Each “women of science” Wikibomb was co-ordinated with help from Wikimedia Australia, part of the Wikimedia Foundation, which offers support and resources to Australians who want to create Wiki content. Indeed, the so-called gender gap on Wikipedia is a problem recognised and acknowledged by the foundation.
In an August 2009 report, it found that only 13 per cent of its contributors – known as Wikipedians – were women, a surprising discovery given the universal popularity of the website.
According to a 2011 Pew Report, over half of all adult American Internet users rely on Wikipedia for information, with 69 per cent of these people holding a university degree or higher qualification. A 2012 Pew Report revealed that Wikipedia ranked as the second-highest online research tool after Google and its search engine counterparts.
In response, Wikimedia Foundation’s executive director, Sue Gardner, with Wikipedia founder Jimmy Wales, set a goal to raise the number of female contributors on Wikipedia to 25 per cent by 2015.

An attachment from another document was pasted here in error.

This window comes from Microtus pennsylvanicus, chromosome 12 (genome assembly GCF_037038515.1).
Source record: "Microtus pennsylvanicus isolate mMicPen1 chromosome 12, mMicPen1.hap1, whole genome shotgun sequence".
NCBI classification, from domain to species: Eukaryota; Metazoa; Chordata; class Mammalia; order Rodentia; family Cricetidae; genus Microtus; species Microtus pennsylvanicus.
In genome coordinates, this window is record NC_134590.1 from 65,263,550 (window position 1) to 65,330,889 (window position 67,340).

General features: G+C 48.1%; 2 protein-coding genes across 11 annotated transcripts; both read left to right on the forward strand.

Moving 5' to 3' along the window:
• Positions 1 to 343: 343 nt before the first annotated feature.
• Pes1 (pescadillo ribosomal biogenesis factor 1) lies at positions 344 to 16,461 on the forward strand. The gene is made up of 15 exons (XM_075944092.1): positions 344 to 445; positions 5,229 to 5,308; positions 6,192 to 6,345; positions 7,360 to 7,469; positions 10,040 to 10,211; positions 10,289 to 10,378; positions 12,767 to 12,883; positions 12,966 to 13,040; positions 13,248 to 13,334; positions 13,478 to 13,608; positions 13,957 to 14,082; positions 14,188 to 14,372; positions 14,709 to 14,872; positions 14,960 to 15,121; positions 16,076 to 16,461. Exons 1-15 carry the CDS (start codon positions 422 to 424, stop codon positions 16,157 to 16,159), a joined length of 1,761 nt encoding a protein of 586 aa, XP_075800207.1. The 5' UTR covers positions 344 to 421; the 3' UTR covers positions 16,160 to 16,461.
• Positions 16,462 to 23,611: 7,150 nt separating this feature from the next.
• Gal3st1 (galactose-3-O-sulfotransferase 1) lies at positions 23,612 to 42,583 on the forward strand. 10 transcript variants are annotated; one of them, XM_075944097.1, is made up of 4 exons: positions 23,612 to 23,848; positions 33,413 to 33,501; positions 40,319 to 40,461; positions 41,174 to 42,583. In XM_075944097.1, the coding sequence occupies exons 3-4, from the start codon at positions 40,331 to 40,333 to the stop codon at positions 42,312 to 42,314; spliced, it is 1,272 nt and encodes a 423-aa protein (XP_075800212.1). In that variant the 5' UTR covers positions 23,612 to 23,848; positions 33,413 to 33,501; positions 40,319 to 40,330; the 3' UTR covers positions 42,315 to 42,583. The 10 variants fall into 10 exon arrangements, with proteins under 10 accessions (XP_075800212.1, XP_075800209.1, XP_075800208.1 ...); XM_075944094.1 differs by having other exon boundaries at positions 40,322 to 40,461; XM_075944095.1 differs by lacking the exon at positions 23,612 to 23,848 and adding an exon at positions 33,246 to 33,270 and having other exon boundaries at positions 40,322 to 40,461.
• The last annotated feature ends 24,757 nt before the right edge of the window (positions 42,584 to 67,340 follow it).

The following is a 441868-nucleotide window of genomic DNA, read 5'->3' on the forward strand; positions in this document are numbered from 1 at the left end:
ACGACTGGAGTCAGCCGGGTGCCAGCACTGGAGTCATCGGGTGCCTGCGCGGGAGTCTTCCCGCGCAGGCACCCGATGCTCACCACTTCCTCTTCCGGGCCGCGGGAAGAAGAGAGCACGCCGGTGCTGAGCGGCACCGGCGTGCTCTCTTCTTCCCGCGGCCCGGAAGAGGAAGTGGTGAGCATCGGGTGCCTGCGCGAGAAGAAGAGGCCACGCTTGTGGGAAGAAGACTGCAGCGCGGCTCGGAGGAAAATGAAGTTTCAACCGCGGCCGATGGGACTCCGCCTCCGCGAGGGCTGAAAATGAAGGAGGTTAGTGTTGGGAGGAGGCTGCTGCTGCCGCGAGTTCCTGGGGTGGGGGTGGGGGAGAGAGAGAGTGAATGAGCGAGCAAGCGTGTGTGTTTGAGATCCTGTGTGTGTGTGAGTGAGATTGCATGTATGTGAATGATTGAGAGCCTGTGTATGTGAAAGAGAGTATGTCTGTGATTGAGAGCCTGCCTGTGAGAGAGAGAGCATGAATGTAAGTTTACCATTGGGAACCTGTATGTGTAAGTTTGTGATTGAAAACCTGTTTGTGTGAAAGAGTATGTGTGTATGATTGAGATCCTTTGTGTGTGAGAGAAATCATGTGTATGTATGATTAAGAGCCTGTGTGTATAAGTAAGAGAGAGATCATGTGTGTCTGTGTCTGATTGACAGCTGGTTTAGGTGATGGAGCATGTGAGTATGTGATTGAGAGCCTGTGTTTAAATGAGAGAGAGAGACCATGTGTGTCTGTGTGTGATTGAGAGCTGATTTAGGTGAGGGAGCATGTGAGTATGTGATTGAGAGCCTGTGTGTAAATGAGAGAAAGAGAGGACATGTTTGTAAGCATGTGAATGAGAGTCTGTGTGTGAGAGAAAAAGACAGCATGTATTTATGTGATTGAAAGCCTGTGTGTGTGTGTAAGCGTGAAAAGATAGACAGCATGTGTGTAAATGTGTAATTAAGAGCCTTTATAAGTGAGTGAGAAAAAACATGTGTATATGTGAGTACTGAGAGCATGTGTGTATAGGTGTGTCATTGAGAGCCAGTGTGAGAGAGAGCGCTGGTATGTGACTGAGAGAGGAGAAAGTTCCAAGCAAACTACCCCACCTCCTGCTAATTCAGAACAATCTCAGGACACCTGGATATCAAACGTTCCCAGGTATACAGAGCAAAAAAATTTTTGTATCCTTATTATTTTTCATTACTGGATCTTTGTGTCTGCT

“We know that the more diverse the editing community becomes, the more comprehensive, accurate and rich the encyclopaedia will be,” said Ms Gardner on the 10th anniversary of the encyclopaedia in 2001. But when asked by the BBC in August about the site’s progress, Mr Wales conceded that Wikipedia had “completely failed”.
“We’re really doubling down our efforts now,” he said in the interview. “We realise we didn’t do enough. There’s a lot of things that need to happen to help improve that. To get from around 10 per cent to 25 per cent – a lot of outreach, a lot of software changes – it’s a big job.”
Increasingly, edit-a-thons are being seen as a means of helping redress the gender imbalance. The first of its kind was organised by Wikimedia UK in January, 2011. Since then, more than 60 edit-a-thons have been held around the world.
The first of these dedicated specifically to women in science was organised by the Smithsonian Institute in Washington DC on March 30, 2012 as part of Women’s History Month.
The event was titled “She Blinded Me with Science: Smithsonian Women in Science Edit-a-Thon”. Although the chosen name of the event didn’t catch on, the idea did: the next two women in science edit-a-thons were set up in honour of English mathematician Ada Lovelace in October that same year. One was hosted at the Solidarity Hall in Stockholm, Sweden; the other by the Royal Society in London.